The government of Morocco is acting against commitments made at national and international forums, says Khadija Ryadi, president of the Moroccan Association of Human Rights (AMDH.) Rabat spoke as she presented a 2011 report on human rights in Morocco.
Morocco speaks well regarding the ratification of numerous international charters and conventions on human rights, yet still contravenes those agreements, she said.
In 2011, her group found "numerous violations directly or indirectly by the state, which threaten the right to life." As an example, she cited violence inflicted upon citizens by police in public and also in prisons, where survival is threatened by overcrowding, unhygienic conditions and increased violence.
Civil liberties are also being eroded more often, including violations of press freedom, freedom of association, freedom of movement and peaceful gatherings.
As regards freedom of the press, the report says that political party and state control of media occurs through the restriction of the "right of access" to important decisions and information.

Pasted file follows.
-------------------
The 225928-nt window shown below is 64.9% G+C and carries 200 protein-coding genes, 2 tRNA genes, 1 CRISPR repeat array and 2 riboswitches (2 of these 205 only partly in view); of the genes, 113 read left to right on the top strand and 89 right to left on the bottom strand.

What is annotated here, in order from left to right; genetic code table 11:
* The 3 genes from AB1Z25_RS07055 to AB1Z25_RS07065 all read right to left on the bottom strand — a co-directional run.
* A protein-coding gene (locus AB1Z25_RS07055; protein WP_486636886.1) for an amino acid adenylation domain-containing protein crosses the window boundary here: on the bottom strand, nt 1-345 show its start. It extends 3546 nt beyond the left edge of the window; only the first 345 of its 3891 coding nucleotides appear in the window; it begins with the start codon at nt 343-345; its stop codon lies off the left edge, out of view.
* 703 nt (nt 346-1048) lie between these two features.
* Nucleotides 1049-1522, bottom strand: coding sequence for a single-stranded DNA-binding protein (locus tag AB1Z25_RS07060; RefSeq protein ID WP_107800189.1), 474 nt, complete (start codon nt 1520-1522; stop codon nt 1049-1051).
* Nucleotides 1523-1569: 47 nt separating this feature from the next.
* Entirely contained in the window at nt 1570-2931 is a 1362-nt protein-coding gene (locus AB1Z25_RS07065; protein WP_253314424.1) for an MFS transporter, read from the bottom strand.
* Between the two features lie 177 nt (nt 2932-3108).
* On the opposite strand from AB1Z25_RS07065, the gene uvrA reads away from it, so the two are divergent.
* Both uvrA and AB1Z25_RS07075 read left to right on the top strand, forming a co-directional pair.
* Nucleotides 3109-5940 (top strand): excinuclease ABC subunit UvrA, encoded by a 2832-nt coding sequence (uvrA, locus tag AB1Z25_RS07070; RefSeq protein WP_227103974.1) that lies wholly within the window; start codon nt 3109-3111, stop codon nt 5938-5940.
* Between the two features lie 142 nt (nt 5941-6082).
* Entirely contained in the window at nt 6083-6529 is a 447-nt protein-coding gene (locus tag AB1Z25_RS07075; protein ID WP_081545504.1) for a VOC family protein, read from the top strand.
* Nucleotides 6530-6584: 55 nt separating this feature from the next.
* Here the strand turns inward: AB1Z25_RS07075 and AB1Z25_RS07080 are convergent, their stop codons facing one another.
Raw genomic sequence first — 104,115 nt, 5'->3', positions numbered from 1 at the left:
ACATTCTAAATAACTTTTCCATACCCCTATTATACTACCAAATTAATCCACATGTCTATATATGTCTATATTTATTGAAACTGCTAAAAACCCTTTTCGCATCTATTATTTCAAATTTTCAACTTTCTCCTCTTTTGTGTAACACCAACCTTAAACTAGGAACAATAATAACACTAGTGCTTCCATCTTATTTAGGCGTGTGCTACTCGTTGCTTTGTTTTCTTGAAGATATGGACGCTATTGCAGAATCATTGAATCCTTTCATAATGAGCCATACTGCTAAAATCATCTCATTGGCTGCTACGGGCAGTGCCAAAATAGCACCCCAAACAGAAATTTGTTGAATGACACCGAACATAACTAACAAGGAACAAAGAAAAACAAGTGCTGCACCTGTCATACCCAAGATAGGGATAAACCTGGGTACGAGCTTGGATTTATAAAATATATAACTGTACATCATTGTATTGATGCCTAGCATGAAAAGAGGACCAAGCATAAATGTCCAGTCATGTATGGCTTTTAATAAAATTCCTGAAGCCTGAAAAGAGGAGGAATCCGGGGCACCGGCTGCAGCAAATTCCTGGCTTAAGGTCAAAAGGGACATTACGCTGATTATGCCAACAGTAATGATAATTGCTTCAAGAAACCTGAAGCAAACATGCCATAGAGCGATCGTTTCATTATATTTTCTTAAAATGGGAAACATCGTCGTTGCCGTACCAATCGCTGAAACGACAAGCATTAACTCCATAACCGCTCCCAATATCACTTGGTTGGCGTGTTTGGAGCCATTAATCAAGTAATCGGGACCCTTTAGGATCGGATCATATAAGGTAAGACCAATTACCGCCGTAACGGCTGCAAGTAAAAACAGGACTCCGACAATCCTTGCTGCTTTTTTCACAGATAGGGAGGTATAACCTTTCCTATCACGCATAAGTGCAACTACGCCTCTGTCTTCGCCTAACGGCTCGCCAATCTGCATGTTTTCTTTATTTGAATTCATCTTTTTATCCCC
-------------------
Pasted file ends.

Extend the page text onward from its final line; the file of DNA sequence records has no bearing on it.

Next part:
The state is also using the courts to pronounce unjust sentences and to repress journalists, trade unionists, political activists, participants in social protests, and human rights defenders.
There are also concerns over the right to education, as poverty and sexual discrimination force too many school dropouts and threaten to increase illiteracy, says the report.
UNESCO estimates that fully 44% of Moroccan adults cannot read nor write, while in the age group between 15 and 24 years, the rate is 21%, mostly women.
Woman also continue to suffer from different forms of violence, while the rights of children are subject to numerous violations, including sexual and economic exploitation.